Being there to make up the numbers or just here for the beer were the labels the Irish did not want to be patronised by. To qualify from Group C now would rank as high as any of Giovanni Trapattoni's achievements in 40 years of being a coach. It looks improbable at best, and almost impossible when the high-quality fare supplied in Gdansk by Spain and Italy is introduced to the equation.
There were moments of ill fortune, but too many incidents of inadequacy to write a hard-luck story. Croatia's greater quality and poise were the real reason for the result. As the final whistle sounded, Ireland's fans sang the 'Fields of Athenry' in loyal defiance but the prospect of facing Spain, that most adept of all passing teams, is chilling considering how the Croats' possession game had pulled the Irish apart.
Fan fervour and vocal support could not carry the men in green through. And Croatia were their equal in terms of decibel levels, despite being outnumbered in one corner of the ground. Rarely can two national anthems have been belted out with such gusto. Two countries whose histories share something in common were keen to show their pride in being at the European Championship. Ireland's stay looks likely to end a week on Tuesday, whereas Croatia can now aim to split the superstars.
From the moment that Richard Dunne took their first touch - a header - in the game's embryonic moments, Ireland's fans intended to roar every touch. Economic pain and austerity were placed to the back of minds as the game began, but a new agony was soon felt. Mario Mandzukic showed real improvisation skills to head in a deflected cross from almost a kneeling position. Shay Given was far less alert as the ball squirted past him and the 'Trap' plan needed to be torn up in just the third minute.
It was the type of goal that Trapattoni will feel should have been drilled out of a defence he has worked rigorously for three solid weeks, and indeed the last four years. "Mr Calcio", as labelled by opposite number Slaven Bilic, patrolled his technical area in exasperation, his silver hair beacon-like on the sideline.
Croatia's passing was always the slicker. They possessed an ability to switch the play that their Irish counterparts did not. With the lowest pass completion of the tournament so far, Ireland never gained themselves those moments of calm that possession can bring.
Trapattoni's Ireland may not be as agricultural as their predecessors from the Jack Charlton days but creativity is at a premium and too often a loss. Glenn Whelan and Keith Andrews are employed to protect in the centre of midfield. The burden of creation lies with two inverted wingers in Aiden McGeady and Damien Duff. The pair ran gamely, yet without incision. McGeady may have supplied Sean St Ledger's goal with a ball to an area of uncertainty that had Vedran Corluka beaten, but his contribution otherwise was anaemic and wasteful.
Defensive duties taking precedence was always the plan, but playing defensively only works if you actually defend well. Ireland did not.
Too often, last-ditch tackling was required, clearances were too hurried. Croatia's pressure and pressing proved too much, and Stephen Ward's horrid slice into the path of Nikica Jelavic was a product of a growing discomfort brought on by the probing of Luka Modric in particular.
Calls for offside were in vain, since Jelavic could not be offside from an opponent's last touch despite Trapattoni's protestation that he "was already offside" from Mandzukic's initial shot. The Irish may feel they have been hard done by from referees in recent years, with Thierry Henry's handball in Paris still a subject of conversation in the pre-match bars of Poznan, but any such complaints were moot, and especially in the light of Croatia's dominance of the game as a whole.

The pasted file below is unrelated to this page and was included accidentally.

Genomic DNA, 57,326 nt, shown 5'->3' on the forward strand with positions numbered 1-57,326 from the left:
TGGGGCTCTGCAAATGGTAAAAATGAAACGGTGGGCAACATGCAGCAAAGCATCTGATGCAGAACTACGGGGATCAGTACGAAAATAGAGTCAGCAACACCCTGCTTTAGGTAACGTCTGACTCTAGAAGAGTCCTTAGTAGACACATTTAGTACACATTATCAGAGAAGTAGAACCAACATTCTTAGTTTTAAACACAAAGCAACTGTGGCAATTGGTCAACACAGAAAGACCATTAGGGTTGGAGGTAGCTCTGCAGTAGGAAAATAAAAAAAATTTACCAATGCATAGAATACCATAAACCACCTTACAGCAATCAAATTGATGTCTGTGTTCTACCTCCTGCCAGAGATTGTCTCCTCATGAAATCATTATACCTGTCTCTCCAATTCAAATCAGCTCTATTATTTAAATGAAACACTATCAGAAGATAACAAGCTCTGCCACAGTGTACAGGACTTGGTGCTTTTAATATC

A far more telling case could be presented for a cast-iron penalty claim when Robbie Keane was ploughed by Gordon Schildenfeld in the 63rd minute.
In pre-match, Slaven Bilic had promised "some surprise that I can't repeat to you" but in fact what Croatia supplied was familiarity, a reversion to the salad days of Euro 2008. Modric was not the heavy-legged figure of Spurs' late 2011-12 season, while Jelavic, playing instead of the always willing but now faded - and in the case of Euro 2012, out injured - Ivica Olic, is the type of predatory goal threat that Robbie Keane no longer is and Kevin Doyle never will be.
And Ireland do not have a Mandzukic or an Ivan Perisic either. Mandzukic's danger from a position between midfield and attack took the game beyond Ireland, while Perisic's probes from the flank and fierce shooting could have won the game before half time.
And Ireland could not even boast of being plucky minnows. Croatia, a country with 60,000 fewer people and probably far less of a diaspora to call from, had landed what already looks a fatal blow. Ireland must prepare to be patronised rather than feared.
MAN OF THE MATCH: Mario Mandzukic. Currently with Bundesliga side Wolfsburg, here was a shop-window display of finery. Use of his notable height saw him score the two goals that won the Group C points. His was also the shot that eventually led to Jelavic's goal. A true match-winning display, then.
IRELAND VERDICT: Trapattoni's conservatism had got them there, but cost them here. The occasion got to too many of the Irish, with Ward and Given both guilty of goal-making mistakes. 'Trap' hinted at changes for Spain, but refused to level blame, saying that any omitted players still deserve to play. He just might try something different, which already felt somewhat tardy.
CROATIA VERDICT: "It was important that we scored an early goal," Mandzukic said. "And after that it would be easy." Bilic's plan worked swimmingly, and thereafter his midfielders were able to offer far more options than their counterparts. Italy may think they have something to fear.